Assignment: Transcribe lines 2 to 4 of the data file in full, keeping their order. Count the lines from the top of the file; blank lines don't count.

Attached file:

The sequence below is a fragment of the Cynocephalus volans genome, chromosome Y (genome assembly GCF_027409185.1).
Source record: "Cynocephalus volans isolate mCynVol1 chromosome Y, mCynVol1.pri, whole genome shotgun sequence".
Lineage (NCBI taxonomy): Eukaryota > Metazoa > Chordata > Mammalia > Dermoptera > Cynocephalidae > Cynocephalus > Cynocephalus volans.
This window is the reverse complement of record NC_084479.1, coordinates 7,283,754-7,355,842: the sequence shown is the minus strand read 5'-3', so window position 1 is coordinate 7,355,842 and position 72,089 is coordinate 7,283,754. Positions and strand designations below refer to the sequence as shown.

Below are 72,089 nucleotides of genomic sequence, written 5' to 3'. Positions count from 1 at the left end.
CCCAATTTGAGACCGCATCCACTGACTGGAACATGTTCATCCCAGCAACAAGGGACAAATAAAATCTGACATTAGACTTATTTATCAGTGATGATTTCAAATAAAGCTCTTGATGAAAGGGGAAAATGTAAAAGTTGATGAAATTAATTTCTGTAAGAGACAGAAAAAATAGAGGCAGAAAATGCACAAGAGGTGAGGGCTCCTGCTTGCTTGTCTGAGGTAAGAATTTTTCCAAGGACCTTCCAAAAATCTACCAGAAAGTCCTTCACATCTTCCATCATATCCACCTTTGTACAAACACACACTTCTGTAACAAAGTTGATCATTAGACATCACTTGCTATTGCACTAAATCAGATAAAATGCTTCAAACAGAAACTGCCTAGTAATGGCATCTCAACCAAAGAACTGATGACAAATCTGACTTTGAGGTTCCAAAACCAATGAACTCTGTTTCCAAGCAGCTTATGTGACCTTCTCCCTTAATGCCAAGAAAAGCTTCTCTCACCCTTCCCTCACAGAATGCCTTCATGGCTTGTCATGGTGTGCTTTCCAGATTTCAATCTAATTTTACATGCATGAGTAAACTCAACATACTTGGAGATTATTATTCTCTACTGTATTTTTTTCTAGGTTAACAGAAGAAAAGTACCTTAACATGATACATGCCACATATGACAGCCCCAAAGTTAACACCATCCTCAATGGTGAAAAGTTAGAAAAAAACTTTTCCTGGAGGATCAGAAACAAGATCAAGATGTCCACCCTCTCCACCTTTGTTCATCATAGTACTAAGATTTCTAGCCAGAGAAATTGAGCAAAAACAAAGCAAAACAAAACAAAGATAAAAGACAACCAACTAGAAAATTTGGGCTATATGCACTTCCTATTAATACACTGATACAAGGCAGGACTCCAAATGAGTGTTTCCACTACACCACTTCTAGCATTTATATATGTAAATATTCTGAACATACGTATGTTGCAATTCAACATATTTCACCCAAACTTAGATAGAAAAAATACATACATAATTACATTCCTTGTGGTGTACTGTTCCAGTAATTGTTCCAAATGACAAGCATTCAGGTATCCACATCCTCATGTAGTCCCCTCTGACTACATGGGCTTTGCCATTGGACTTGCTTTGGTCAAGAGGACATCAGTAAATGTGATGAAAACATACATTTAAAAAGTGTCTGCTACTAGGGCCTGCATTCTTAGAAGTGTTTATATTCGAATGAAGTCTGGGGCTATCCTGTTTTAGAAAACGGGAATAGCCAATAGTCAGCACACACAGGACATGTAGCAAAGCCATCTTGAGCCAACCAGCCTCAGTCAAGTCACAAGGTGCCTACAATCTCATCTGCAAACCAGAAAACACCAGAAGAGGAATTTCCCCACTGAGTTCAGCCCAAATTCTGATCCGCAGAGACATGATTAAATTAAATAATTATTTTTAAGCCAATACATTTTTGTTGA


Source record: "Cynocephalus volans isolate mCynVol1 chromosome Y, mCynVol1.pri, whole genome shotgun sequence".
Lineage (NCBI taxonomy): Eukaryota > Metazoa > Chordata > Mammalia > Dermoptera > Cynocephalidae > Cynocephalus > Cynocephalus volans.
This window is the reverse complement of record NC_084479.1, coordinates 7,283,754-7,355,842: the sequence shown is the minus strand read 5'-3', so window position 1 is coordinate 7,355,842 and position 72,089 is coordinate 7,283,754. Positions and strand designations below refer to the sequence as shown.